Senate races will produce more than 1 millions ads: Most of them have been negative.

We Are About to Reach 1 Million U.S. Senate Ads

We Are About to Reach 1 Million U.S. Senate Ads

Who's winning, who's losing, and why.
Oct. 30 2014 5:01 AM

Peak Negativity

We are about to reach 1 million U.S. Senate race ads. Few had anything nice to say.

Sen. Kay Hagan greets supporters at a rally on Oct. 25, 2014, in Charlotte, North Carolina.

Photo by Win McNamee/Getty Images

After this year’s U.S. Senate races are run and done, the notoriously nasty contests will likely limp into history with this distinction: Candidates, political groups, and nonprofits will have combined to air more than 1 million television ads.

Through Monday, about 908,000 U.S. Senate–focused TV ads have aired this election cycle, according to a Center for Public Integrity review of preliminary data provided by Kantar Media/CMAG, an advertising tracking firm. With a week’s worth of advertising yet to be tallied, to say nothing of the deluge of messaging that would flood anticipated runoff contests in Georgia and Louisiana, the million-ad mark will be eclipsed soon.

Last week alone, candidates, party committees, super PACs, nonprofit groups, and others together produced 83,000 U.S. Senate–focused ads—more than any other single week during the 2014 election cycle. The Democratic Senatorial Campaign Committee, National Republican Senatorial Committee, and pro-Democrat super PAC Senate Majority PAC were tops among about 110 U.S. Senate-related ad sponsors. Most of the ads contained highly negative content, as Republicans are fighting to capture six seats needed to win control of the U.S. Senate.


North Carolina’s race between Democratic incumbent Sen. Kay Hagan and Thom Tillis, her Republican rival, drew more ads last week than any other contest—about 11,000 from Oct. 21 through Monday. That’s more than one ad per minute, on average.

Meanwhile, in Iowa, where Democratic Rep. Bruce Braley and GOP state Sen. Joni Ernst are battling for an open seat in the wake of Democratic Sen. Tom Harkin’s retirement, voters saw about one U.S. Senate–focused ad a minute. And in both Colorado and Georgia, voters were subjected to about two TV ads every three minutes, according to the Center for Public Integrity’s analysis of estimates provided by Kantar Media/CMAG. U.S. Senate races in LouisianaKansasKentucky, and Arkansas all saw about one TV ad every two minutes last week.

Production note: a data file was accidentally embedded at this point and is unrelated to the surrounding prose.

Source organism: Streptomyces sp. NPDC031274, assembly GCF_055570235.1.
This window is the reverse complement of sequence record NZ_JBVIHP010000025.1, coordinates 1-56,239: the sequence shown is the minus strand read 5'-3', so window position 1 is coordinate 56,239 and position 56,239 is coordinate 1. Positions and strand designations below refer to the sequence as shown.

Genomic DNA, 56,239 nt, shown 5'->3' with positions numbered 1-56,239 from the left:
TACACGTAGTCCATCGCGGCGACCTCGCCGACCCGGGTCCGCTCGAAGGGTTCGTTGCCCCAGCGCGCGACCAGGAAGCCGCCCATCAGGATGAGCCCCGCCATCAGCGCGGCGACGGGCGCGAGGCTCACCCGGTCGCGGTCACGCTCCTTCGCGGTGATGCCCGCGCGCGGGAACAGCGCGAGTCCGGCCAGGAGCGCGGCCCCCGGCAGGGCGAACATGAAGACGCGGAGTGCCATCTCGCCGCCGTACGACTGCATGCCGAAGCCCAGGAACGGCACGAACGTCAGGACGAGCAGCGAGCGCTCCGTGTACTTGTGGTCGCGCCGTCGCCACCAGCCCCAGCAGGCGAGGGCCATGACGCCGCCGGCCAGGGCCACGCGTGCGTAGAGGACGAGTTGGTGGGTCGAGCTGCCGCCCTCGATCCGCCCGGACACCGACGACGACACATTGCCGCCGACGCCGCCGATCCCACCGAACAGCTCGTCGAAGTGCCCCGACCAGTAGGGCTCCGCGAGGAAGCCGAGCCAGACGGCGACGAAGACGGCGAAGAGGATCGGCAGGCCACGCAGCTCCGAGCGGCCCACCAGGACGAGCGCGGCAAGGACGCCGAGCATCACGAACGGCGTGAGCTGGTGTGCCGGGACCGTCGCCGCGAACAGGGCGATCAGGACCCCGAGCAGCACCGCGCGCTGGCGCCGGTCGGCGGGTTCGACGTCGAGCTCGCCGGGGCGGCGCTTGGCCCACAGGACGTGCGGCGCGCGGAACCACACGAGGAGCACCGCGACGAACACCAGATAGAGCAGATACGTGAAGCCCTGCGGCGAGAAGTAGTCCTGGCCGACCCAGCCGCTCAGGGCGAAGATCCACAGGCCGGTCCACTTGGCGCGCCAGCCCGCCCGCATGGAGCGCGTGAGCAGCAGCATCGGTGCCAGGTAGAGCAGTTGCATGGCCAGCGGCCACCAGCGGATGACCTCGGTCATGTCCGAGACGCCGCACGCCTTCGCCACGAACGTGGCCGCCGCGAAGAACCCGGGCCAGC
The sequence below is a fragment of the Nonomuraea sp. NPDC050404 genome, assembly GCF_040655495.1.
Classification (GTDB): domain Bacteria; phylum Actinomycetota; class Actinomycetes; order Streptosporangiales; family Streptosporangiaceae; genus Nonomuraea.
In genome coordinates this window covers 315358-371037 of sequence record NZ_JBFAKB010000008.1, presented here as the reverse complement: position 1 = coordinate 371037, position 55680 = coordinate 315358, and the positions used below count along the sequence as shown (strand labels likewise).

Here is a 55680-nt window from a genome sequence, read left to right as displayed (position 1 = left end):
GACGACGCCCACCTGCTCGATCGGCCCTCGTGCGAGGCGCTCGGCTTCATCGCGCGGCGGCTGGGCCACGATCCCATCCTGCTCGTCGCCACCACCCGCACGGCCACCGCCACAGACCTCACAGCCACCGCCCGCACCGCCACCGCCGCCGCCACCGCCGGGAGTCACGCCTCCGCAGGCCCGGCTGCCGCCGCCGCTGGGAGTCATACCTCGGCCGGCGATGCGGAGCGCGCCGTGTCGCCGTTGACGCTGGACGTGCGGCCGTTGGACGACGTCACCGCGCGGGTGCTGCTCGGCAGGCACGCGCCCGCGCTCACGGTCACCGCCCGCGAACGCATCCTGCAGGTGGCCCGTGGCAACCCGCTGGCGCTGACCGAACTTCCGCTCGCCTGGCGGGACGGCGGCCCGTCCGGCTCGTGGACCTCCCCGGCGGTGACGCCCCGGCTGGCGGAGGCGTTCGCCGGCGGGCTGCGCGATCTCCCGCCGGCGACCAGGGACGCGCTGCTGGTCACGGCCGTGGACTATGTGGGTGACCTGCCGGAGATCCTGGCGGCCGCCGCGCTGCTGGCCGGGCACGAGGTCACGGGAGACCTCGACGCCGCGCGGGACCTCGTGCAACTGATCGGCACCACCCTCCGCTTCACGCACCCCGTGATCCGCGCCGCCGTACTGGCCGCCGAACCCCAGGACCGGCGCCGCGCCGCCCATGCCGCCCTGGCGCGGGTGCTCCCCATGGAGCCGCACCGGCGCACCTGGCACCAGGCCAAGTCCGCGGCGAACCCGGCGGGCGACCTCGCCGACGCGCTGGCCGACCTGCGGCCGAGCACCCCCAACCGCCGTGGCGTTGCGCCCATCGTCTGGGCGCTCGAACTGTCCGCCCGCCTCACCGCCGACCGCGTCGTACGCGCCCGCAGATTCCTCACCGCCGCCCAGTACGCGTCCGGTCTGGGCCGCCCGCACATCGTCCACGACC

That illustrates a massive change in the dynamics of Kansas’ race. During the week after Labor Day, for example, Kansas TV viewers only saw, on average, one U.S. Senate–focused ad every 22 minutes. In Kansas, Republican Sen. Pat Roberts is being challenged by independently wealthy independent Greg Orman—the Democratic candidate dropped out of the race in early September—and the state’s U.S. Senate race has unexpectedly turned into a dead heat.

Conversely, in Michigan, TV viewers have recently received more of a reprieve. There, Democratic Rep. Gary Peters is running against Republican Terri Lynn Land for the seat being vacated by retiring Democratic Sen. Carl Levin. In early and mid-September, Michigan’s U.S. Senate race ranked among the hottest in the country, attracting nearly one TV ad every two minutes at its height. But last week, the contest saw only about 1,700 TV ads—about one spot every six minutes. Twelve other U.S. Senate races drew more ads last week. Recent polls have shown Peters with a solid lead, which may largely explain the TV ad decline.


While the tone of last week’s U.S. Senate ads remain, on balance, overwhelmingly negative, a few of the most spite-filled states found themselves filled with slightly less bane. Notable among them: North Carolina, the most negative U.S. Senate race in the nation for mid-October.

The week before last, the Tar Heel State played host to more than 10,800 U.S. Senate–focused ads—and all but two-dozen of them contained at least some negative content, attacking either Hagan or Tillis. But last week, about 530 of North Carolina’s more than 11,000 U.S. Senate–focused TV ads—roughly 5 percent—curbed the negativity for messages that strictly promoted one of the candidates.

So, how ugly is North Carolina’s political discourse these days?

Ugly enough that an exasperated child at Vance Elementary School in Raleigh, North Carolina, wrote a letter to Hagan and Tillis asking them, in the name of respect and civility, to chill the heck out.


“All I hear in your ads are you saying mean things about each other,” student Carson Park wrote. “Will you act like this after the election? Seeing the ads on TV makes me sad and I don’t want to vote.”

But one class of people—broadcasters—is enjoying the advertising boom.

KUSA-TV 9 in Denver, where more than 900 U.S. Senate–related ads ran last week, attracted more than any other station in the country. It’s followed by KMGH-TV in Denver; WHO-TV 13 in Des Moines, Iowa; WSOC-TV 9 in Charlotte, North Carolina; KAKE-TV 10 in Wichita, Kansas; and KSNW-TV 3 also in Wichita, according to the analysis of Kantar Media/CMAG data.

For the first time in three weeks, WMUR-TV 9 in New Hampshire, where Democratic Sen. Jeanne Shaheen is locked in a close race against Republican Scott Brown, didn’t air the most U.S. Senate–related TV ads during a one-week period.

This story was published by the Center for Public Integrity, a nonprofit, nonpartisan investigative news organization in Washington, D.C.

Michael Beckel is a politics reporter for the Center for Public Integrity, where his focus is super PACs and the influence of money on elections.

Dave Levinthal is a senior political reporter for the Center for Public Integrity.